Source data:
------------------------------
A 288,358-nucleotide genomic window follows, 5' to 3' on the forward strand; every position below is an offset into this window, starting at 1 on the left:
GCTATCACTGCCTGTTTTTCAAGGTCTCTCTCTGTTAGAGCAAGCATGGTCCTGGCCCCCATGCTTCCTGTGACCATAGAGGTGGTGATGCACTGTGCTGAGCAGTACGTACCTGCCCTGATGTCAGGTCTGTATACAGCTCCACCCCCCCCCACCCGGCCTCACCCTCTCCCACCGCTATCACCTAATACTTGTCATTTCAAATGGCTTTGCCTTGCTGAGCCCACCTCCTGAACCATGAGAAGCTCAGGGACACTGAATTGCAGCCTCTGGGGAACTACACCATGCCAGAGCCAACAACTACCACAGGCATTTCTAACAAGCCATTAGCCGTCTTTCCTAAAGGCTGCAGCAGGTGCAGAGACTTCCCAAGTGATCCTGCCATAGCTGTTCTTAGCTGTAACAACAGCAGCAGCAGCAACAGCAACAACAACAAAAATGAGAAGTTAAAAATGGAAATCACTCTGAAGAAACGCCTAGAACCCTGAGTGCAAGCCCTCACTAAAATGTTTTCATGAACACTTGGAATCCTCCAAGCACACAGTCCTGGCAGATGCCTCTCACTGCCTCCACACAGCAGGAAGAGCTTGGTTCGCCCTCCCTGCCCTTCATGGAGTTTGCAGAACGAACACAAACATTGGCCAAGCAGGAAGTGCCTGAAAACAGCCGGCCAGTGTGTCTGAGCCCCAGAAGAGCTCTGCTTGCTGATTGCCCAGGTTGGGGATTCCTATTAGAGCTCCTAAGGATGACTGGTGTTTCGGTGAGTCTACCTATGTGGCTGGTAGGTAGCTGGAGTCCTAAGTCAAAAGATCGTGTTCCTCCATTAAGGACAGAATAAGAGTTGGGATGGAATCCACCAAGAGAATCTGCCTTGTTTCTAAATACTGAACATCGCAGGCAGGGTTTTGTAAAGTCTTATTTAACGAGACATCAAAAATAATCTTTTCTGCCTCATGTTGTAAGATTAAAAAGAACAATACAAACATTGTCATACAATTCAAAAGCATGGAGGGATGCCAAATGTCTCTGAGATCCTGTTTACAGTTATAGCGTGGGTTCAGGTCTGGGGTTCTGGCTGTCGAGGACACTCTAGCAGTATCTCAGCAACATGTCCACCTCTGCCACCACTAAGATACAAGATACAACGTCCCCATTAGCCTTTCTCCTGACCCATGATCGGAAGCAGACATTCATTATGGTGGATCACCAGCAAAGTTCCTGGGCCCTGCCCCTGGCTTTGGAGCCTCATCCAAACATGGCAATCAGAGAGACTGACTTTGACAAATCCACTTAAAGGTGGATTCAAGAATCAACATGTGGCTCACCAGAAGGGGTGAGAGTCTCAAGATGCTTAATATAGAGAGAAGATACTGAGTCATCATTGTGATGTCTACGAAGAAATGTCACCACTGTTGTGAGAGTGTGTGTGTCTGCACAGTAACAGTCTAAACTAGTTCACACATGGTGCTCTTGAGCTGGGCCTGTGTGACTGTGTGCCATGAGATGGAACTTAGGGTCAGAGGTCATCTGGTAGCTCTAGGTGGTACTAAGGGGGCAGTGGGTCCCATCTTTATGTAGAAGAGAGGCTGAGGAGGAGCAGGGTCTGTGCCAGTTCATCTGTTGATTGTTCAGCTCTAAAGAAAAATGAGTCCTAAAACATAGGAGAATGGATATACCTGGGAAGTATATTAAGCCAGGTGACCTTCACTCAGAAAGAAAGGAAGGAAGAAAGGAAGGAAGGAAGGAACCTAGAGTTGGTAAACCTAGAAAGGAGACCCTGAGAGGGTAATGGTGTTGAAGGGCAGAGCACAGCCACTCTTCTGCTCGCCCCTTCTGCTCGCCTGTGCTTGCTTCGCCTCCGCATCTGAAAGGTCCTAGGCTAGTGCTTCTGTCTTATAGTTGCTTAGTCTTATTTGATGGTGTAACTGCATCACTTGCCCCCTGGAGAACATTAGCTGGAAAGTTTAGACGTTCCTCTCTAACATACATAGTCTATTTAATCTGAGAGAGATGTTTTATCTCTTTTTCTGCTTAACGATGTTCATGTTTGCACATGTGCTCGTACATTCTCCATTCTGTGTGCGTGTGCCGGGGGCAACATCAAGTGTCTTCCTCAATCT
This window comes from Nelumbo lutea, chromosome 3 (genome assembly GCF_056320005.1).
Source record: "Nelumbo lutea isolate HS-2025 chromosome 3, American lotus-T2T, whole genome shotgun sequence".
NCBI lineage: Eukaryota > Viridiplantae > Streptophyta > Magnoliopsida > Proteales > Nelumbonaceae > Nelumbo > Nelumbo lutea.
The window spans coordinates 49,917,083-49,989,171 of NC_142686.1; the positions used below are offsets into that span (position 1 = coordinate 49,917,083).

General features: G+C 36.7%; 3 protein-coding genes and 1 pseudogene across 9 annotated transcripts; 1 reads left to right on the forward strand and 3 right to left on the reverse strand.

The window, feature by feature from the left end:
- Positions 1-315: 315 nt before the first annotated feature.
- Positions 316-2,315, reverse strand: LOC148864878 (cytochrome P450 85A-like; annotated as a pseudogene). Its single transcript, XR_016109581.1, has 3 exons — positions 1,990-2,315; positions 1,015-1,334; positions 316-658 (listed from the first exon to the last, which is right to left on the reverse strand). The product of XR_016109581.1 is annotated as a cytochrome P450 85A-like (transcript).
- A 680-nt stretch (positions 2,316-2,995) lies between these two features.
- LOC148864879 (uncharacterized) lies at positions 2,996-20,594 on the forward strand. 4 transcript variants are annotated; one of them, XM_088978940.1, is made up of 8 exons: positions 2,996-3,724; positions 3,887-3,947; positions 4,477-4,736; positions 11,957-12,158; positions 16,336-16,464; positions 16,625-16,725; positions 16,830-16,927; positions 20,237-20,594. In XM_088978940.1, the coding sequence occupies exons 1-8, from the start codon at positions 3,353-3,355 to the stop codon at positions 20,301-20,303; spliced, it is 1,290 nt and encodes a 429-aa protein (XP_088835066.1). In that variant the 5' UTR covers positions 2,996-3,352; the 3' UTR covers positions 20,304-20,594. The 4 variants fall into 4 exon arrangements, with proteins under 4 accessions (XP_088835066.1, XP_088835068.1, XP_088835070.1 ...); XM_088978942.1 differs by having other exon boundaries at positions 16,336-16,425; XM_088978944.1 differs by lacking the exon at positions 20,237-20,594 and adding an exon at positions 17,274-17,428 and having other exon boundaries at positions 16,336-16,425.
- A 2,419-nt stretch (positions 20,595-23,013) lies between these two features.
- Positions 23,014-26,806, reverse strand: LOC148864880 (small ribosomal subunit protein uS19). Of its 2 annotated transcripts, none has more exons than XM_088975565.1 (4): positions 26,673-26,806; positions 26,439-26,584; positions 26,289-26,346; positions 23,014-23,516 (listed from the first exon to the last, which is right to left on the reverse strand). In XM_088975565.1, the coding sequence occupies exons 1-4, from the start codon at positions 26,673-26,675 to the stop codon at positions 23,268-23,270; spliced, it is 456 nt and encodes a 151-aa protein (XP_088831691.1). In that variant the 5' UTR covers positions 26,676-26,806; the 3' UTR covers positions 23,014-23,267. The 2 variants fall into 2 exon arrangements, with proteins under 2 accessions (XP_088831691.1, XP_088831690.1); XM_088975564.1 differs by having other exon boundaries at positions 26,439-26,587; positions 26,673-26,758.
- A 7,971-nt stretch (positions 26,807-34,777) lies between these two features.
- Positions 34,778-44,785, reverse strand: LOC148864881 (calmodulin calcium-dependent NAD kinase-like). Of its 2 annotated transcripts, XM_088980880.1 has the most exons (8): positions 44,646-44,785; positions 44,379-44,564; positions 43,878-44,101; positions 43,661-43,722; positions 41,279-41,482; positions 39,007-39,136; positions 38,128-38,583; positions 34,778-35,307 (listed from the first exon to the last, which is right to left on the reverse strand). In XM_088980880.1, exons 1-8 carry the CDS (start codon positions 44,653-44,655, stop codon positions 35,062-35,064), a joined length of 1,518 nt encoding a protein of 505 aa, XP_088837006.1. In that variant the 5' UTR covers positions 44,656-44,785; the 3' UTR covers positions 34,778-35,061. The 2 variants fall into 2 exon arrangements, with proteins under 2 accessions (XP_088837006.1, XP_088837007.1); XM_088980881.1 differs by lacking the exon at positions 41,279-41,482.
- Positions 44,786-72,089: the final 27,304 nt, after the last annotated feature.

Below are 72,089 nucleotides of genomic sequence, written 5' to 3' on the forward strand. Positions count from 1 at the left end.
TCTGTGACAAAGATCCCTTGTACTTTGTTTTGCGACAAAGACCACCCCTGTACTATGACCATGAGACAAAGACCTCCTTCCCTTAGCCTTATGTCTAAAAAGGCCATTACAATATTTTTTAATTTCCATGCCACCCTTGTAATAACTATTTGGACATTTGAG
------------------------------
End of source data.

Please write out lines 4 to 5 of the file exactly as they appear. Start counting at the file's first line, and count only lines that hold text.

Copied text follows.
Source record: "Nelumbo lutea isolate HS-2025 chromosome 3, American lotus-T2T, whole genome shotgun sequence".
NCBI lineage: Eukaryota > Viridiplantae > Streptophyta > Magnoliopsida > Proteales > Nelumbonaceae > Nelumbo > Nelumbo lutea.